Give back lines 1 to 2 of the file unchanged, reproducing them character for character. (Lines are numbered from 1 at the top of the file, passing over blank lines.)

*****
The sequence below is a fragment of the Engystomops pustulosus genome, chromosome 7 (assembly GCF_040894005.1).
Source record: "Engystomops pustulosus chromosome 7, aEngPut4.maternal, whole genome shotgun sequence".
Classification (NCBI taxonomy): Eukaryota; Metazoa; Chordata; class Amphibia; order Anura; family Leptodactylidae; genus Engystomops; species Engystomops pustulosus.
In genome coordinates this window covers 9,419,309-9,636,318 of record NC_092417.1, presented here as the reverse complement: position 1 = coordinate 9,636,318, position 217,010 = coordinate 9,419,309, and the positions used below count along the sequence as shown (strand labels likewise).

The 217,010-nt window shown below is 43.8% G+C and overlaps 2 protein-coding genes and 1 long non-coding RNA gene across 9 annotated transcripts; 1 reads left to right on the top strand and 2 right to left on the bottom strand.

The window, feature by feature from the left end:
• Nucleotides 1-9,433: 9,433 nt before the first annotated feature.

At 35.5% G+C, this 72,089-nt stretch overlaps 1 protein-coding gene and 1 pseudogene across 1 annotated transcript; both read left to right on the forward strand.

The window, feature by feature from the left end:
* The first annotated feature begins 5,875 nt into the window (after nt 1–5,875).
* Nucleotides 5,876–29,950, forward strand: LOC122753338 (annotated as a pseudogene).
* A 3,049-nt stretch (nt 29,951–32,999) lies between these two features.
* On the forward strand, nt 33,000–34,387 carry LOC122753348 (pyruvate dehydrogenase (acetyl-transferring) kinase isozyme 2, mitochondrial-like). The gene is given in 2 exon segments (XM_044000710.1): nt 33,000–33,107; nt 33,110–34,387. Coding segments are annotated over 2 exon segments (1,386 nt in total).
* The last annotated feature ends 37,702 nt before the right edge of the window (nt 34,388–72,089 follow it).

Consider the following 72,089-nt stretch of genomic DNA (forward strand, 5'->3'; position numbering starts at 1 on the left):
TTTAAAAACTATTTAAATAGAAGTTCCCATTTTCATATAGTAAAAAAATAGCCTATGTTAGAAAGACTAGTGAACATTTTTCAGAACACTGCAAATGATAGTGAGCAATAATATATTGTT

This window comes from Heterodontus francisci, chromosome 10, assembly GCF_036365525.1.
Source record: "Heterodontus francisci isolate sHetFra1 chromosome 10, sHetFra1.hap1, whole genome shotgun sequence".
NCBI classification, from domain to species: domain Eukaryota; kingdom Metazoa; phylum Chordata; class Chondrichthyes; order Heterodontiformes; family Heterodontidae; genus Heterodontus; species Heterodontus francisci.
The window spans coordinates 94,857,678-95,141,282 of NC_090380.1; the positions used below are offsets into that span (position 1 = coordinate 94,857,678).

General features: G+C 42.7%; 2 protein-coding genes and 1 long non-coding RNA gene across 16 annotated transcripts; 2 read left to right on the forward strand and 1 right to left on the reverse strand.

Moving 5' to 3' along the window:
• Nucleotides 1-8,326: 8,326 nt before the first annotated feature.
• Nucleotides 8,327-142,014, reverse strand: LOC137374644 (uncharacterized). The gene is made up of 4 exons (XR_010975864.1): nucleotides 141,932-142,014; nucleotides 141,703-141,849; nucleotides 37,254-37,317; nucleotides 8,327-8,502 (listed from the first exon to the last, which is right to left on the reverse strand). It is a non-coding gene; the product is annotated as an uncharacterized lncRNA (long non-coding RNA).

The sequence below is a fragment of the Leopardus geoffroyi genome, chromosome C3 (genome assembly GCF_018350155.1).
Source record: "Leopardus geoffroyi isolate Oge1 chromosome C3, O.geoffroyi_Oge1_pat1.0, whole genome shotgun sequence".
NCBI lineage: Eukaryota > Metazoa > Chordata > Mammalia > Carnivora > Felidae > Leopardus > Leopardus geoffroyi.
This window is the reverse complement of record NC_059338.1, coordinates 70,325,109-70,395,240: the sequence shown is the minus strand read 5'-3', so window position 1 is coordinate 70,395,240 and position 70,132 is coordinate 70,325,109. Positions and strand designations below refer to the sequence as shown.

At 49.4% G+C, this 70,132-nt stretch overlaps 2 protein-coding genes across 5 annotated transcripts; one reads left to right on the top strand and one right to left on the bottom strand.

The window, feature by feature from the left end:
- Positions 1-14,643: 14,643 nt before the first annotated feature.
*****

The sequence below is a fragment of the Engystomops pustulosus genome, chromosome 7 (assembly GCF_040894005.1).
Source record: "Engystomops pustulosus chromosome 7, aEngPut4.maternal, whole genome shotgun sequence".